Prior-authorization requirements and preferred drug formularies under the
Medicare Part D prescription drug program are associated with significant
increases in administrative burden for psychiatrists and their staffs.
To psychiatrists treating enrollees who are "dual
eligibles"—that is, people eligible for both Medicare and
Medicaid—that likely comes as no surprise. But a report to appear in
next month's Psychiatric Services provides statistical evidence
confirming anecdotal impressions: drug-plan features and medication-access
problems related to Part D implementation are associated with increases in
administrative burden that may result in less time for direct patient
Moreover, it also appears that the significant administrative hurdles
encountered in some plans are causing clinicians to alter treatment plans and
switch medications, according to a nationwide survey of psychiatrists.
"Nearly 20 percent of psychiatrists say, 'Forget it. I'm going to
switch or discontinue clinically indicated medications rather than go through
appeals or exceptions processes,'" said study author Josh Wilk, Ph.D."
They can't spend the time going through the hassle of trying to get the
medication they want to prescribe.
"CMS has allowed drug plans to use a broad range of management
strategies," Wilk told Psychiatric News. "The agency
needs to examine how several of these strategies are being implemented and
their possible effects on patient care. These plan policies have a real effect
on administrative burden and patient care." (see Part D Helpful Hints
for New Plan Year.)
At the time of the study, Wilk was a researcher with the American
Psychiatric Institute for Research and Education (APIRE) and is now
supervisory clinical psychologist in the Division of Psychiatry and
Neuroscience at Walter Reed Army Institute of Research.
In the study, 5,833 psychiatrists were randomly selected from the AMA's
Physicians Masterfile and sent a mailed survey in the first four months of
Medicare Part D implementation (January to April 2006) using practice-based
survey research methods. Responses were obtained from 3,247, or 64 percent,
and 1,183 psychiatrists met eligibility requirements for the study.
The researchers found that psychiatrists and their staffs spent on average
45 minutes in administrative tasks for every one hour of direct patient care
for dually eligible patients.
Some plan features proved to be especially time consuming for psychiatrists
and their staffs. For instance, patients in plans that require step
therapy—in which they must be shown to fail on particular medications
before they can access another—required on average 71.4 minutes of
administrative time per hour of direct patient care, compared with 37 minutes
for patients in plans that did not have that feature.
Patients in plans that had mandated dosing limits required on average 60.9
minutes of administrative time per hour of direct patient care, compared with
36 minutes for patients in plans that did not have dosing limits. Patients in
plans requiring prior authorization required on average 57 minutes of
administrative time per hour of direct patient care, compared with 32 minutes
for patients in plans without that feature.
The researchers also found that patients in plans with preferred drug lists
required 53 minutes of administrative time per hour of direct patient care,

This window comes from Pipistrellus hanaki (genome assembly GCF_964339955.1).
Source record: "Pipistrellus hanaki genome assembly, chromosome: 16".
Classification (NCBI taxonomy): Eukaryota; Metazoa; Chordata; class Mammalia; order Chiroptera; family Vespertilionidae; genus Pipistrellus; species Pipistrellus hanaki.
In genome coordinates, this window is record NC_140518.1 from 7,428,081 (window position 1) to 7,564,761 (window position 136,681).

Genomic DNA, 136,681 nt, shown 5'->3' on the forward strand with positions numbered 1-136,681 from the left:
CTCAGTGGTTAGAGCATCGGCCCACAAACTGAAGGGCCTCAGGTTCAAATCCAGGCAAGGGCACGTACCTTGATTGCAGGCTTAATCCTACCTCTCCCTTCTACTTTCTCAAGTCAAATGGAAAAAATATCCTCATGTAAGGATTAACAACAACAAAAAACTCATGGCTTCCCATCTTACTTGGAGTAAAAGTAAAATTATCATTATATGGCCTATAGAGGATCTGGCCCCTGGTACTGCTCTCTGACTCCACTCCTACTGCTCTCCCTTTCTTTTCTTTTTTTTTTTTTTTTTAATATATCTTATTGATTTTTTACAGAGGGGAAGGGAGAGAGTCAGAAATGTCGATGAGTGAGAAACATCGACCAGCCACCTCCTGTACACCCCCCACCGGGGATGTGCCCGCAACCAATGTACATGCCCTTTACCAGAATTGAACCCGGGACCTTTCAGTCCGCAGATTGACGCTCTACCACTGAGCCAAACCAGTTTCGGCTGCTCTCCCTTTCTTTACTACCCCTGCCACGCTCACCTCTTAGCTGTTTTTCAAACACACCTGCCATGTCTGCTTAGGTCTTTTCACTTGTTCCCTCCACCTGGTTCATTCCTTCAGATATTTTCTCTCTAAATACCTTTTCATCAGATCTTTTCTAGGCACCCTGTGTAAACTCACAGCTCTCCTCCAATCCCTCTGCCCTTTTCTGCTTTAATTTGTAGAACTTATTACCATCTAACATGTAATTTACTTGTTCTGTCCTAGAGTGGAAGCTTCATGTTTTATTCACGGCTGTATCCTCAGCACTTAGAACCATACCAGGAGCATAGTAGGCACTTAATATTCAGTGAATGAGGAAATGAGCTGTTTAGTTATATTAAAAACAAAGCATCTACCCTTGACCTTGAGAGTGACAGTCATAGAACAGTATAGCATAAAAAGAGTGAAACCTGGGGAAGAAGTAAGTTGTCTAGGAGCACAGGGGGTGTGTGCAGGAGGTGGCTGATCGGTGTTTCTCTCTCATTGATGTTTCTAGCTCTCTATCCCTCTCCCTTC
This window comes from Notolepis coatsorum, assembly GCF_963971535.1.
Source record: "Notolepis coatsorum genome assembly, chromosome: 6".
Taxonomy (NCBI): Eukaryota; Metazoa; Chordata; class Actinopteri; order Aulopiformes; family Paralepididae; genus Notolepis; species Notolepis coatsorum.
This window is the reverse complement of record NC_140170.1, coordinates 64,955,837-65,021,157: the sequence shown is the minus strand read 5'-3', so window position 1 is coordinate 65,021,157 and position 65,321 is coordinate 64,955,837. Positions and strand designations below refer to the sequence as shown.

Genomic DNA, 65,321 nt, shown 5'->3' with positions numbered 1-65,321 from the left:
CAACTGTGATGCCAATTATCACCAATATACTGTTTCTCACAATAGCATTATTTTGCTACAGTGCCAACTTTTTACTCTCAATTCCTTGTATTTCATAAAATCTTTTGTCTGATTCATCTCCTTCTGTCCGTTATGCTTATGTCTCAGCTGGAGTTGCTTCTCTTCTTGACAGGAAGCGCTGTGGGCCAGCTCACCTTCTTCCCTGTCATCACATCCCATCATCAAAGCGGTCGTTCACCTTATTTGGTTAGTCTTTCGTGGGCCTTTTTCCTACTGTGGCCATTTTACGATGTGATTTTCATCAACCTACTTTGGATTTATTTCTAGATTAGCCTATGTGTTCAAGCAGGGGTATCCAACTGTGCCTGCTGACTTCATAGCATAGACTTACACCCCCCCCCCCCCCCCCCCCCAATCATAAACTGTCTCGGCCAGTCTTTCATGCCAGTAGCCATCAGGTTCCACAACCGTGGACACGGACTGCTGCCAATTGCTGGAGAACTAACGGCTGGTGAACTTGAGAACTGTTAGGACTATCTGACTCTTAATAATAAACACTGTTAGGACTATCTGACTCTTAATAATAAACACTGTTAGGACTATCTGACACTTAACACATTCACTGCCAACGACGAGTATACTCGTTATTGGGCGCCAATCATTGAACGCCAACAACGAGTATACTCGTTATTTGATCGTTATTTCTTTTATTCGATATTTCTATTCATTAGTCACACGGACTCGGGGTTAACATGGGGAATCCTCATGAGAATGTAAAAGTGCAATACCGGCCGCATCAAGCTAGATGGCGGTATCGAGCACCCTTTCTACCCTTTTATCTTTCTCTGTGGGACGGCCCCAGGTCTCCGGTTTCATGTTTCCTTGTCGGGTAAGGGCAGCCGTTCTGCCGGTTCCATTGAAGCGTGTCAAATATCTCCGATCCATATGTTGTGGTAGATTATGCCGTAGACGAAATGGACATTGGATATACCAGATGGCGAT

compared with 31 minutes for those in plans without lists.
Patients who had problems filling prescriptions, for whom appeals had to be
filed, or who had experienced copayment problems required significantly
greater administrative time compared with patients who did not, according to
Perhaps most alarmingly, 19 percent of psychiatrists surveyed reported
changing or discontinuing clinically indicated medications rather than
pursuing appeals or exceptions processes for their patients.
"Not surprising at all," is how Irvin (Sam) Muszynski, J.D.,
director of APA's Office of Healthcare Systems and Financing (OHSF),
characterized the study findings. OHSF voiced numerous concerns about the Part
D program during its development and has been monitoring problems with it
since it went into effect.
"Where there is a problem with a drug plan, there is almost always a
significant time component involved in addressing the problem," he told
Psychiatric News. "Clearly, one way clinicians end up avoiding
these problems is by avoiding prescribing the drugs that are needed. The plans
are creating incentives for clinicians to avoid using drugs their patients
"What it shows broadly is that these prior-authorization requirements
for drugs add significantly to the cost of medical practice," he said."
The time spent doing this is uncompensated, and the amount of time is
Muszynski added that switching patients to another medication can require
substantial time in counseling patients and families.
He noted that complaints from clinicians have dropped off since the early
days of the Part D program—when the transition from Medicaid drug
coverage caused widespread problems for dual eligibles—but added that
when OHSF staff make specific inquiries of clinicians, many of the same
problems revealed by the APIRE study turn up. He urged clinicians to contact
OHSF about problems associated with the prescription drug program.
"The study provides important data that we are using to work with CMS
to determine which prior-authorization strategies are really necessary and
which aren't," Muszynski said.
"Medicare Part D Prescription Drug Benefits and Administrative
Burden in the Care of Dually Eligible Psychiatric Patients" is posted at<http://psychservices.psychiatryonline.org/>
under the January issue. ▪